Reviewed by: Gary Sorkin, Pacific Book Review
Title: Panama Sushi Coup
The three words used in the title, "Panama Sushi Coup," turn into an engrossing true story; a narrative about friendship, betrayal, foreign business development and sushi, by James D. Evans as he described a part of his life most people couldn't imagine in their wildest dreams. He purchased, along with some of his friends, a fix-it-upper combination brothel and strip club in Panama.
From the comfort of a Southern California "out-to-lunch-bunch" of friends that meet every Wednesday at their favorite sushi bar in Long Beach, the group began traveling to South America as an escape from their frustration with the dating scene in L.A. On multiple and frequent trips to Costa Rica and Panama, they uncover the social acceptability of prostitution in South America as legal and in many ways stimulating. So Jim, our faithful narrator, takes the reader on a candid and quite descriptive adventure assimilating carnal knowledge amongst the local working girls. Caution: This part of the book is a bit shocking; written from a masculine point of view for a male audience or extremely liberated feminine reader, but definitely not for the church-going-Sunday-tea-sipping group. I would classify this as R- rated for this very short portion, although there is a valid reason for Jim's candid writing. He explained within his book as being necessary to provide a true understanding of what goes on during those paid sexual encounters. What impressed me most is when Jim meets Vivian, a soon to be girlfriend, he doesn't reveal a thing ungentlemanly about their relationship, hence the shock value of the prior lustful episodes were just for that sole purpose - to shock.
The next third of the book dwells on what Donald Trump would call "The Foreign Apprentice"- having 3 guys, drinking buddies from America, not speaking any Spanish, somehow going into business together as partners buying a penthouse condo and renovating a strip club/brothel in Panama City. The pages "flew by" as this became such an interesting shift in the story with legitimate observations, decisions, frustrations and success stories of achieving a Herculean task of daunting proportions. As Donald Trump would say, "You're fired!" to the shenanigans of Angus, a dysfunctional overweight alcoholic with the gift of gab, Jim would chalk it up to "friendship" and overlook far too many "red flags."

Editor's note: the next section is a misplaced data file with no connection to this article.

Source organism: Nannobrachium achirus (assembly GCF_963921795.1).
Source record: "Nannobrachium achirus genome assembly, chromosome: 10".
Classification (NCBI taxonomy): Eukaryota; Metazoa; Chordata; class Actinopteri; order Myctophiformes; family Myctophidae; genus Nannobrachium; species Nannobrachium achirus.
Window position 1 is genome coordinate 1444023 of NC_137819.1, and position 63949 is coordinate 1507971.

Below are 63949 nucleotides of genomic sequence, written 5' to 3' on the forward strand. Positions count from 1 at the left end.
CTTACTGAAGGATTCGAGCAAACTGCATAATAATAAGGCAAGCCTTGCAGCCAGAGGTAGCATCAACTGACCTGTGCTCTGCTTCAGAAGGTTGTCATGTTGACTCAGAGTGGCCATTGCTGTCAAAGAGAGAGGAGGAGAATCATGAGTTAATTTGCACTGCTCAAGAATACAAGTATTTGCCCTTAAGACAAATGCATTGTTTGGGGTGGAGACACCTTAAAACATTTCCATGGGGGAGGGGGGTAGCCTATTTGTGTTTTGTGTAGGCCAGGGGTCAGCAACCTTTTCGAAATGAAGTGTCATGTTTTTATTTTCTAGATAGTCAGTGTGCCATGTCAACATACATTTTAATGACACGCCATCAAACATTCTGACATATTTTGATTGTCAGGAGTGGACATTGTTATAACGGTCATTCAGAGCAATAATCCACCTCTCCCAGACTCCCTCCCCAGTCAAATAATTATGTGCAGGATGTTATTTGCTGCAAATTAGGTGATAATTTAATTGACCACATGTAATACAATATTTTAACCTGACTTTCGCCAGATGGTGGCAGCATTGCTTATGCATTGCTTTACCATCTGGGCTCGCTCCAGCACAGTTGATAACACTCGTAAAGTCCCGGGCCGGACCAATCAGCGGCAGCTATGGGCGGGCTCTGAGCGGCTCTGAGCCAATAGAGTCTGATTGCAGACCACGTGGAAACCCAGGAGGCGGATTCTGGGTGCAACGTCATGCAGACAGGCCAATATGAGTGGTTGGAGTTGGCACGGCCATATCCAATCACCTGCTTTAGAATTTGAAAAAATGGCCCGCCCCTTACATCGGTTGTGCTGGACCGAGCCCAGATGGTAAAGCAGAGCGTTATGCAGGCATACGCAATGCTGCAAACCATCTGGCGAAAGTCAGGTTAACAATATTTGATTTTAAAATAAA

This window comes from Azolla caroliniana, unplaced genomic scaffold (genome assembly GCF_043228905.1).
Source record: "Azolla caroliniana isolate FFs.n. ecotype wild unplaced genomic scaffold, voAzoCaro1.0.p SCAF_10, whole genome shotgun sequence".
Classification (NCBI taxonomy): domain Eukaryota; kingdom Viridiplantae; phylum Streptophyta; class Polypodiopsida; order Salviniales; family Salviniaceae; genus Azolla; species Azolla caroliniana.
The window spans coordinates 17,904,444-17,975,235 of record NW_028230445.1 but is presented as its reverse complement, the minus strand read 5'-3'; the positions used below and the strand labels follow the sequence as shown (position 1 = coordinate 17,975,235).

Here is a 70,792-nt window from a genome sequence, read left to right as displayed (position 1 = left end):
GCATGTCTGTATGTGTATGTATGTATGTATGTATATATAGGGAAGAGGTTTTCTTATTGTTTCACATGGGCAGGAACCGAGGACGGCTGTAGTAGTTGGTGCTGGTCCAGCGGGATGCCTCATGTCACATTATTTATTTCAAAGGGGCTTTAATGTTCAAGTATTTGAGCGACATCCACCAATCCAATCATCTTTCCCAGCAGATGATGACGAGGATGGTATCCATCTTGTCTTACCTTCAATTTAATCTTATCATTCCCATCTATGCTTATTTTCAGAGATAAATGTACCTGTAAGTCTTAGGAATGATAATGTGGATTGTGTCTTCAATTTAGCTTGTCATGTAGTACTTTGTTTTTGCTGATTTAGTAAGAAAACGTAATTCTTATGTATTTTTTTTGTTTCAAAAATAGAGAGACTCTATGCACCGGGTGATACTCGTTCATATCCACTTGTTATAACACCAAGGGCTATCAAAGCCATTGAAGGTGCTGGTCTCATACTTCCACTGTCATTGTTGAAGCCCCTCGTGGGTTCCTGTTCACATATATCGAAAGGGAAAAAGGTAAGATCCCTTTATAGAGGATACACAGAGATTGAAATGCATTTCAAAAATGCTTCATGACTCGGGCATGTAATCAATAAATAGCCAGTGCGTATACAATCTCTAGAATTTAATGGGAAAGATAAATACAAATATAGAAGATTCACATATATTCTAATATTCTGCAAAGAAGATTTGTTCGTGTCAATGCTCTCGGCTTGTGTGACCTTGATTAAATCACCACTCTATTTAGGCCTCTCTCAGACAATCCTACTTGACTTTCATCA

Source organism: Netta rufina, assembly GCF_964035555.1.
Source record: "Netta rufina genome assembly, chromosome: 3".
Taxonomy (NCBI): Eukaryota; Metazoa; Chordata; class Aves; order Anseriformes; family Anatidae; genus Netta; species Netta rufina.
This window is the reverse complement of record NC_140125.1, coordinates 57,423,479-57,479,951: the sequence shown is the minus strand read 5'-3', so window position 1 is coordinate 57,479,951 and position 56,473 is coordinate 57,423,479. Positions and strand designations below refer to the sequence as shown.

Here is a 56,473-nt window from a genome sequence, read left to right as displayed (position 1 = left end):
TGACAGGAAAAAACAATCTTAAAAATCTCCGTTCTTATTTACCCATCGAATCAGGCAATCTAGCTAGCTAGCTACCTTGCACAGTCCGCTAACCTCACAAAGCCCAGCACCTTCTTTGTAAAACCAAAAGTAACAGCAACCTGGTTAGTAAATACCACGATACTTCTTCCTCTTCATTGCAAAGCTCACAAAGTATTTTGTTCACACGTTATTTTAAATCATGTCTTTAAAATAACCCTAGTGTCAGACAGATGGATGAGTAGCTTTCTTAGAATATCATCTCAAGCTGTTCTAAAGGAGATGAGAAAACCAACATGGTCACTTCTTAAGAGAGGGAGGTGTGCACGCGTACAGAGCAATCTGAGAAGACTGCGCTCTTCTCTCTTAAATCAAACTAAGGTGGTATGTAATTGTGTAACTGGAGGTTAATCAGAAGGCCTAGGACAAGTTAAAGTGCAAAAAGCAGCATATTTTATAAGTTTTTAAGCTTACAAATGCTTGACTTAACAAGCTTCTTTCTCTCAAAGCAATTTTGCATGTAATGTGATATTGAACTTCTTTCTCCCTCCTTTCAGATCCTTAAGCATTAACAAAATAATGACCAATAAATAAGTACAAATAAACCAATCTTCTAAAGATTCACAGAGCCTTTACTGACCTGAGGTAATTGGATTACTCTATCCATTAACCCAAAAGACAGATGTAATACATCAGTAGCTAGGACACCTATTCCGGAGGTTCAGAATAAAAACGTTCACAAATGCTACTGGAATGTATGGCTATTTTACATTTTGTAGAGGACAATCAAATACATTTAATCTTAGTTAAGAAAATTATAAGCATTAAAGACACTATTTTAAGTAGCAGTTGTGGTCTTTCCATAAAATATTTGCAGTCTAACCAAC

The best part of any true story is that it is often better than fiction, as James D. Evans recounts episodes and antidotes of unimaginable circumstances. He ardently tries to bring some suspense into the storyline with the possibility of being stopped at customs, arrested and put in a Panamanian jail, however due to the honest and unassuming candor of his narration, some of the suspense is lost. Let's face it, it's not a James Bond novel or a Tom Cruise film. Nevertheless the reader is drawn into his intimate thoughts and reasoning, living vicariously through Jim's exploits one gains a firsthand knowledge only few ever experience.
As all good books have a beginning, middle and an end. Jim ends with some of the lessons he learned. I felt his "pain" over the betrayal of his, what were believed by him to be, closest friends. He felt forgiveness as a hard emotion to muster; easily said but next to impossible to believe. An insult tossed his way from a verbal spout when Angus called him "mentally ill" Jim later took to heart; agreeing with the fact that he needed to be crazy to have done what he did against his better judgment.
Shocking at times as a lightning bolt, James D. Evans learns a lesson he pontificates to all that read "Panama Sushi Coup;" which is that friendship, like sushi, has a freshness date that can expire causing nauseating consequences.